Wednesday, December 14, 2011

Once Upon a Rugrats Holiday

I had to work at noon today, so I only did a few small chores around the apartment. I vacuumed the kitchen first. It looked pretty bad after all the baking I've done over the past few days! After that, I called South Jersey Radiology and Camden County College. I've gotten two bills from South Jersey Radiology, and I wanted to know if my health insurance had gone through. Apparently it had, or will, since they said I don't have to pay it at this time.

I had less luck with CCC. I was hoping I could get grants for those non-credit online courses. Alas, the secretary says they don't give grants for online courses. I'll keep trying to get through to Stockton, but if I can't talk to them, I'll have to look into those government loans.

Ran the Rugrats holiday specials all morning. Having been on the air for over a decade, the Rugrats have done shows on every winter holiday imaginable, including two for Christmas. "Babies In Toyland" is the newest of the lot. The kids run around a huge holiday amusement park looking for Santa, whom Angelica has annoyed into quitting. Meanwhile, their parents are "snowed in" when a malfunctioning snow machine dumps a foot of snow on their rustic pioneer cabin in the middle of the park and end up learning how much fun an "old-fashioned Christmas" can be.

"The Santa Claus Experience" takes the entire crew to a more modern cabin in the woods. Angelica plays a trick on Phil and Lil but soon regrets it when she worries about getting coal in her stocking. Meanwhile, Chuckie and Tommy aren't sure about this "Santa" business and set a trap to see if the old man everyone is talking about is really such a nice guy...

My favorites were the specials that covered holidays that don't get discussed as often. The Rugrats' African-American friend Susie Carmichael has her own worries in "A Rugrats Kwanzaa." Her Aunt Tia has told them all about the wonderful holiday that involves unity and celebrating "the great ones." Trouble is, Susie feels like the only untalented person in a family where everyone has a trophy or a special talent. It takes her Aunt's scrapbook full of memories and a blackout to bring Susie's family and friends together and make Susie realize that she does have a talent after all.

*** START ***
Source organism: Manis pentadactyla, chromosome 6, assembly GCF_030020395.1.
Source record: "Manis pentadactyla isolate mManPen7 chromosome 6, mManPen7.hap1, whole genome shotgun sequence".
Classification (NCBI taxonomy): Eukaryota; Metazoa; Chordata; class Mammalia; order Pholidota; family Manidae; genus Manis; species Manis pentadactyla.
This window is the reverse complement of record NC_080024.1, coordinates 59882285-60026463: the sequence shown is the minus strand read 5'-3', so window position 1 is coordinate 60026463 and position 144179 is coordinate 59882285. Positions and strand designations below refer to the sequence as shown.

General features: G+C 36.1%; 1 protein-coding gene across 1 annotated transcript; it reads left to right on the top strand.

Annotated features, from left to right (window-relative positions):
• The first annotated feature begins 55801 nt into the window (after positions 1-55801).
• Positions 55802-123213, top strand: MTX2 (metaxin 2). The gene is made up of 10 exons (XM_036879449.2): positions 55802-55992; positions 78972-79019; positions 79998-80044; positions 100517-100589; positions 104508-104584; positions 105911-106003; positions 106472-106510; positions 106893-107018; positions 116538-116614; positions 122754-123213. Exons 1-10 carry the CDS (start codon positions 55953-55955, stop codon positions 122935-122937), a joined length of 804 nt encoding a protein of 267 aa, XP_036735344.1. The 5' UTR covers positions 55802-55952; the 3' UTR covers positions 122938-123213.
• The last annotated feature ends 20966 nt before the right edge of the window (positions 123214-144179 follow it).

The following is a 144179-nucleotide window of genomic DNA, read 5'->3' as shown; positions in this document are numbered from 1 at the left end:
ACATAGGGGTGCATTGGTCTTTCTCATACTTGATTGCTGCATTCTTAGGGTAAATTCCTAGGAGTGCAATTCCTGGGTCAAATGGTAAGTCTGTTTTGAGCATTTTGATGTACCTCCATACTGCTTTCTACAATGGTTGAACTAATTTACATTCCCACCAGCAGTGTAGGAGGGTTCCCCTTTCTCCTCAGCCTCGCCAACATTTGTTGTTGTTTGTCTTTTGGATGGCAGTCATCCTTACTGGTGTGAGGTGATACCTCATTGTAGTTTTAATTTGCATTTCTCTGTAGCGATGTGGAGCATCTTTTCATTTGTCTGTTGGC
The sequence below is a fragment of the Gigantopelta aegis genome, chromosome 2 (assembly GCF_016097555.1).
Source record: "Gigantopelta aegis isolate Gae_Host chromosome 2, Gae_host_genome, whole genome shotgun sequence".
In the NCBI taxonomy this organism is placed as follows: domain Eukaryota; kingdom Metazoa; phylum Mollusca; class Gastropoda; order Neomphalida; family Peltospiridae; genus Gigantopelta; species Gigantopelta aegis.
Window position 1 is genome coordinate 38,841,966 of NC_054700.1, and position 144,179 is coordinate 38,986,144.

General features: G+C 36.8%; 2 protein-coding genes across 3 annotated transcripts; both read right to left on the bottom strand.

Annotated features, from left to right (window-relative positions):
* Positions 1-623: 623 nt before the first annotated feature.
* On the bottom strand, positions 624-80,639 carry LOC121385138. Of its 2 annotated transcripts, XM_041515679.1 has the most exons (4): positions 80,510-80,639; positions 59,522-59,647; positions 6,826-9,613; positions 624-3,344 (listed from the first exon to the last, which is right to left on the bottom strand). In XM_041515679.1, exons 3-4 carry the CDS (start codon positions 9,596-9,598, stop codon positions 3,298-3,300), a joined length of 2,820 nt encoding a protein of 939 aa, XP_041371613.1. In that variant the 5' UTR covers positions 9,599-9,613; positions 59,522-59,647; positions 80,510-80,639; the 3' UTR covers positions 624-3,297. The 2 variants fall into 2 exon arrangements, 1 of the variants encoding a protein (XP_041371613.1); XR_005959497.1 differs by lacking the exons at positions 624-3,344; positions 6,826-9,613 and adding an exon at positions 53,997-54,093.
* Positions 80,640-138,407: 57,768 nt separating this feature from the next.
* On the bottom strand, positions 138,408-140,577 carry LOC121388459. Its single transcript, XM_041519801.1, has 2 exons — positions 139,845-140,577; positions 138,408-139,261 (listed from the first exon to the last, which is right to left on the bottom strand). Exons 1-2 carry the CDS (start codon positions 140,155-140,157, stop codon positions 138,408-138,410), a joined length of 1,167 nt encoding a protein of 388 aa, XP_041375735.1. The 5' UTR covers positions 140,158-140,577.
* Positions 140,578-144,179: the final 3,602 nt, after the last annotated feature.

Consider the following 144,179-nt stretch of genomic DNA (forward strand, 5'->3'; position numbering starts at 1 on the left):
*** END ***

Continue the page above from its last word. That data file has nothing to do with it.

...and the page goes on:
I believe the oldest episode in the set is "Chanukah." Tommy is baffled by this holiday that involves lighting candles on a lamp and dreidels made of clay (that Phil and Lil want to eat). While the kids try to figure out what's going on and save Tommy's grandfather from the "Meanie of Chanukah," Angelica tries desperately to find a TV set to watch the big Cynthia Christmas special.

Thank heavens work wasn't anywhere near as busy or as frustrating as last Wednesday. It was on-and-off busy, pretty normal for the day and month. Most people are probably spending this week either in the malls or behind a stove baking, like I did yesterday. There were no really major problems, and I was in and out.

I had to make a short groceries run after work - needed to replace canola oil, eggs, and brown sugar after baking this week, and I'm almost out of dish washing liquid. When I got home, I made fish, carrots, and mushrooms sauteed in home-made chicken stock for dinner and ran Mickey's Once Upon a Christmas. The first of two direct-to-home-video Christmas anthology movies featuring the Disney gang, Once Upon a Christmas is made up of three (2D animated) shorts, two of which are based after classic holiday short stories. Of the three, the hilarious "Donald Duck: Stuck On Christmas" is my favorite. Huey, Dewey, and Louie find themselves reliving Christmas Day until they finally realize that the season is about a lot more than presents and carols and toys in this retelling of "Christmas Every Day" (with a touch of Groundhog Day). I also like "Mickey & Minnie's Gift of the Magi," in which the two mice trade their most prized possessions to get Christmas gifts, only to learn that the greatest Christmas gift they could ever have is each other.

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